In our global Internet, the laws applicable to any given transaction or unit of data can come from multiple countries simultaneously.  A retailer in Hong Kong can process a transaction with a Canadian customer through a financial system and servers located in Singapore.  Tax regulation in Hong Kong may require retention of records for seven years, while a Canadian privacy authority may opine that the customer has the right to force destruction of such records at 18 months.

Which Principle Triumphs?

Obviously, in a conflict any principle of privacy must yield to other, superior principles.

By the same token, privacy advocates argue that principles like freedom of expression and record retention regulations must yield when privacy interests are superior.

This conflict of principles promises to endure even if the right to be forgotten itself is never enshrined into any particular law.  Before the right-to-be-forgotten debate started, privacy authorities had already said data must sometimes be deleted when it is no longer needed.

Conflicts Bewilder Data Holding Enterprises

The foregoing conflicts among laws and principles bewilder businesses and government agencies as they develop data policies and manage data systems.

The conflicts apply across innumerable units of data, as the volumes of data swell.

The conflicts can apply with a fine degree of granularity:  careful analysis may conclude that one bit of data about John must be deleted while a similar bit of data about Sally must be preserved.

Analysis and debate about which principle (retain or destroy) is superior under different particular situations can go on endlessly.  With time, the analysis and debate – keep this unit of data, destroy that unit of data – begins to feel like an all-consuming, ivory tower exercise.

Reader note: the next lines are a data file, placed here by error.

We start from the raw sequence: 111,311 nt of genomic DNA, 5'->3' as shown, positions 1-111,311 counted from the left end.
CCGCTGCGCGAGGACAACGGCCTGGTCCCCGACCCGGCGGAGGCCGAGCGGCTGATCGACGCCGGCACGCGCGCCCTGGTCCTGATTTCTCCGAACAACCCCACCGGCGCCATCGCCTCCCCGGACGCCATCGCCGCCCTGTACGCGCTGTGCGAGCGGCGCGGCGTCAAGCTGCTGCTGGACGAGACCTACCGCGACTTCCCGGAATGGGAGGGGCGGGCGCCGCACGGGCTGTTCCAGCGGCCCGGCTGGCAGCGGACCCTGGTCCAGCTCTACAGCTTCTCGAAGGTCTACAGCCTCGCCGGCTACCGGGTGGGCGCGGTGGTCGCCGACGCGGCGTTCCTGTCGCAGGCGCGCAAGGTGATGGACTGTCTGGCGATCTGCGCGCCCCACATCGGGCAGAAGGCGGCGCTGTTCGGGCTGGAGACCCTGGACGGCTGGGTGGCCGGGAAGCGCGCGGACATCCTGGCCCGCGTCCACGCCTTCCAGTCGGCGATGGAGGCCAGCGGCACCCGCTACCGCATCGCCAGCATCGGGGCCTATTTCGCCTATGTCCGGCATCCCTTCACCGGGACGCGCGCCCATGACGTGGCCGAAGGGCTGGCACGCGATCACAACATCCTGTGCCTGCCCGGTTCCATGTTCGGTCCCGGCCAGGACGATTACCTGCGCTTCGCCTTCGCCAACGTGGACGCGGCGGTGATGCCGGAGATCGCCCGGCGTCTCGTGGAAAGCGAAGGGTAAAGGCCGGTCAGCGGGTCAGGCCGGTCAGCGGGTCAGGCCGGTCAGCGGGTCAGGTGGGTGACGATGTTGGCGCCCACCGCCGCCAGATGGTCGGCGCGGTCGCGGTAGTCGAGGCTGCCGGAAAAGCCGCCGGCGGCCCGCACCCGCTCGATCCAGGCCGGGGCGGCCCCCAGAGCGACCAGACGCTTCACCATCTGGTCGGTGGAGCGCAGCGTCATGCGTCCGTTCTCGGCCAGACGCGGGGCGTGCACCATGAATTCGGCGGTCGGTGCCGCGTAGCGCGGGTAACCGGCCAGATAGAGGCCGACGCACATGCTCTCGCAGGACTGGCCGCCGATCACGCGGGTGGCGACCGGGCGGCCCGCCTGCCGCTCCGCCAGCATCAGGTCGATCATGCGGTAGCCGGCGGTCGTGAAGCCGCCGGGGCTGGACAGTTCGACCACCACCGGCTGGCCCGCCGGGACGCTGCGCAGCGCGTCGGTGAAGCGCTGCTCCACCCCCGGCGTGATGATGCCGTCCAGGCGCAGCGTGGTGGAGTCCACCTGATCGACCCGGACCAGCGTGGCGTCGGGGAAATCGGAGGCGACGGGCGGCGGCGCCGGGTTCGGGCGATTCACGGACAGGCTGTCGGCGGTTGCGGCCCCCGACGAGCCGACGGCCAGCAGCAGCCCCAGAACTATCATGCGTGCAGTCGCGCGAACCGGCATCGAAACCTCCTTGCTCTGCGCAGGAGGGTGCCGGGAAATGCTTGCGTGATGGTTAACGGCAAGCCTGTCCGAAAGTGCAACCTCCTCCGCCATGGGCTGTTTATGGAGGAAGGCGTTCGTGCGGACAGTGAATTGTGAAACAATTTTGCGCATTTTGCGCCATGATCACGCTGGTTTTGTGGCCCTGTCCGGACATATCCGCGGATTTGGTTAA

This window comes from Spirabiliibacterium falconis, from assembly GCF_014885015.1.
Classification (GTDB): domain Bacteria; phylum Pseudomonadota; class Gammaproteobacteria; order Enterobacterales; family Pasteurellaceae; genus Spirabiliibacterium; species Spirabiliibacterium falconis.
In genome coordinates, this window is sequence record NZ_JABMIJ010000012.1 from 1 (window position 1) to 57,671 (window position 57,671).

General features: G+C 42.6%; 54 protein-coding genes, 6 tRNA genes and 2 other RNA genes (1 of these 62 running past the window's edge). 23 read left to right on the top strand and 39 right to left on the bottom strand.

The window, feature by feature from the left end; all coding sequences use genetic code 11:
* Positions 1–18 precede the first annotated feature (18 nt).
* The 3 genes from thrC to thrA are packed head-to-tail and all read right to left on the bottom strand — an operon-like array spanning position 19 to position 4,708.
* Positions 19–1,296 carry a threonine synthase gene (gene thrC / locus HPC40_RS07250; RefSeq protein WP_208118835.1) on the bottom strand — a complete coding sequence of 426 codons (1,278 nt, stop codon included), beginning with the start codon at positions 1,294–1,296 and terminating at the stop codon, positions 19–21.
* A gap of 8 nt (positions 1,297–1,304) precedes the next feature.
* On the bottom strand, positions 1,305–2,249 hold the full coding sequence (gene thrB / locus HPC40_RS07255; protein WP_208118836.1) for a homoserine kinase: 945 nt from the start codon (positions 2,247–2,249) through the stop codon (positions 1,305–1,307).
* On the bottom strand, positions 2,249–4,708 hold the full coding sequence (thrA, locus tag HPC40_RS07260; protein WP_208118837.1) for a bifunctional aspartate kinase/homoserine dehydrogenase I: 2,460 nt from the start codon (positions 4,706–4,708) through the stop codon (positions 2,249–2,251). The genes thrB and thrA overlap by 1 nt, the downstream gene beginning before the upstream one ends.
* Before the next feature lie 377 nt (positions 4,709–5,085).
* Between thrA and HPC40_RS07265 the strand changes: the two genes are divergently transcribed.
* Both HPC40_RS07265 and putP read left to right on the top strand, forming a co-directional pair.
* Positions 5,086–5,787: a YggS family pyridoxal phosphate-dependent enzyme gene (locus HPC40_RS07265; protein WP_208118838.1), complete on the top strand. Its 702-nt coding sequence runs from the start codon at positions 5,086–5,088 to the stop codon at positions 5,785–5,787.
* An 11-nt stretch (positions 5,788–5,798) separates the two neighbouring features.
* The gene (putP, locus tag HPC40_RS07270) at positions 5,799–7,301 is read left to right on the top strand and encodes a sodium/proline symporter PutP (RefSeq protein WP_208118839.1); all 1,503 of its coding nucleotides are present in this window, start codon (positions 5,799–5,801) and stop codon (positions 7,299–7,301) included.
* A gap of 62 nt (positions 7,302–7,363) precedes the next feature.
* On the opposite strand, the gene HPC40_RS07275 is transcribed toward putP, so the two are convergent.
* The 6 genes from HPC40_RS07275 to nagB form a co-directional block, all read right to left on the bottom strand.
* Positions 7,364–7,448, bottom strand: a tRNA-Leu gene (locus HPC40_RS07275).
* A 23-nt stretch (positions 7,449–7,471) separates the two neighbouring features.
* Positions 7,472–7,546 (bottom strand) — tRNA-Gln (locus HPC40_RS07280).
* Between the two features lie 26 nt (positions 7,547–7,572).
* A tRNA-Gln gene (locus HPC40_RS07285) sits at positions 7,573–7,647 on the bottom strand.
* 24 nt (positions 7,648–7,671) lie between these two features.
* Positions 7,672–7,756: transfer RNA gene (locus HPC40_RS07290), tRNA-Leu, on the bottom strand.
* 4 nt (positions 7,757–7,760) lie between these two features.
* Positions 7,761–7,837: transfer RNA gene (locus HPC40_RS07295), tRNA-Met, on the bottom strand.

Demonstrated Intent to Be a Good Citizen

What is a data holding enterprise to do?  It cannot employ armies of academics to research and debate all sides of every issue applicable to every unit of data.

Unfortunately, however, the conflicts above will not go away.  The risk that an enterprise will make the wrong decision – and suffer under law – will persist.

The best an enterprise can do is to strive to be a good citizen, and demonstrate that it is earnestly trying to do what is right, within its limited resources.

A Genuine Process Lowers Risk

The enterprise lowers its risk if it maintains a genuine, on-going process for evaluating and improving its compliance amid the conflicting principles . . . even though it will never achieve perfection.

Such a process can include informed, documented deliberation about decisions on data retention and destruction.  Such a process appears more genuine when the enterprise employs people who are qualified to engage in the deliberation and then implement decisions that emerge from the deliberation.

An authentic process evinces an attitude of compliance and good intent, even though the process will be overwhelmed in practice by the magnitude of the conflicts and the ever-growing volumes of data.

Mr. Wright teaches the law of data security and investigations at the SANS Institute.